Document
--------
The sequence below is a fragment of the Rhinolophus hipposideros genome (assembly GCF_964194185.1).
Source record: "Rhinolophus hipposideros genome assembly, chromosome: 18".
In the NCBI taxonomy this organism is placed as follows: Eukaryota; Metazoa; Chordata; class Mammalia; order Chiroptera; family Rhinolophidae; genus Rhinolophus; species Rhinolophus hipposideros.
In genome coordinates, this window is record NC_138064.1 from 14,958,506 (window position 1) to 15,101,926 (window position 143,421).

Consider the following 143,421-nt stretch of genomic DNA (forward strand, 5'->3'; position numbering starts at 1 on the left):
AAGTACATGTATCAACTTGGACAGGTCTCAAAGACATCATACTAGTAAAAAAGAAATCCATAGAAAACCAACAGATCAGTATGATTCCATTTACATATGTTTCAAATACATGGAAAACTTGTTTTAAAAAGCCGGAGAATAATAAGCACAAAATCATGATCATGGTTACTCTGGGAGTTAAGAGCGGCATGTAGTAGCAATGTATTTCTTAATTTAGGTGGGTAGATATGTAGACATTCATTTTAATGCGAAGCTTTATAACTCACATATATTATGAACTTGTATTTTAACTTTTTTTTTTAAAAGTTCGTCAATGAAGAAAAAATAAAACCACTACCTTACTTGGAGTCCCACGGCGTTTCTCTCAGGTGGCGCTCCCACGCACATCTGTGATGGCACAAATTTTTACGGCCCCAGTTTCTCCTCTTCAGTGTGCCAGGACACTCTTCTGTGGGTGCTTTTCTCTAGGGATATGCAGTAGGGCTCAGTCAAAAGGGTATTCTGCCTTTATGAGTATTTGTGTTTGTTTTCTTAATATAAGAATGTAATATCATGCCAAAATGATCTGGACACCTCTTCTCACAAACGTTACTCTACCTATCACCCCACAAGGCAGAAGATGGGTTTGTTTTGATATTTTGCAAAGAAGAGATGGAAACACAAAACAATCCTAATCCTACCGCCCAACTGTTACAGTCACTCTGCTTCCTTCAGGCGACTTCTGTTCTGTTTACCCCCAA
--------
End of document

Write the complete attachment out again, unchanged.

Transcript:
The sequence below is a fragment of the Rhinolophus hipposideros genome (assembly GCF_964194185.1).
Source record: "Rhinolophus hipposideros genome assembly, chromosome: 18".
In the NCBI taxonomy this organism is placed as follows: Eukaryota; Metazoa; Chordata; class Mammalia; order Chiroptera; family Rhinolophidae; genus Rhinolophus; species Rhinolophus hipposideros.
In genome coordinates, this window is record NC_138064.1 from 14,958,506 (window position 1) to 15,101,926 (window position 143,421).

Consider the following 143,421-nt stretch of genomic DNA (forward strand, 5'->3'; position numbering starts at 1 on the left):
AAGTACATGTATCAACTTGGACAGGTCTCAAAGACATCATACTAGTAAAAAAGAAATCCATAGAAAACCAACAGATCAGTATGATTCCATTTACATATGTTTCAAATACATGGAAAACTTGTTTTAAAAAGCCGGAGAATAATAAGCACAAAATCATGATCATGGTTACTCTGGGAGTTAAGAGCGGCATGTAGTAGCAATGTATTTCTTAATTTAGGTGGGTAGATATGTAGACATTCATTTTAATGCGAAGCTTTATAACTCACATATATTATGAACTTGTATTTTAACTTTTTTTTTTAAAAGTTCGTCAATGAAGAAAAAATAAAACCACTACCTTACTTGGAGTCCCACGGCGTTTCTCTCAGGTGGCGCTCCCACGCACATCTGTGATGGCACAAATTTTTACGGCCCCAGTTTCTCCTCTTCAGTGTGCCAGGACACTCTTCTGTGGGTGCTTTTCTCTAGGGATATGCAGTAGGGCTCAGTCAAAAGGGTATTCTGCCTTTATGAGTATTTGTGTTTGTTTTCTTAATATAAGAATGTAATATCATGCCAAAATGATCTGGACACCTCTTCTCACAAACGTTACTCTACCTATCACCCCACAAGGCAGAAGATGGGTTTGTTTTGATATTTTGCAAAGAAGAGATGGAAACACAAAACAATCCTAATCCTACCGCCCAACTGTTACAGTCACTCTGCTTCCTTCAGGCGACTTCTGTTCTGTTTACCCCCAA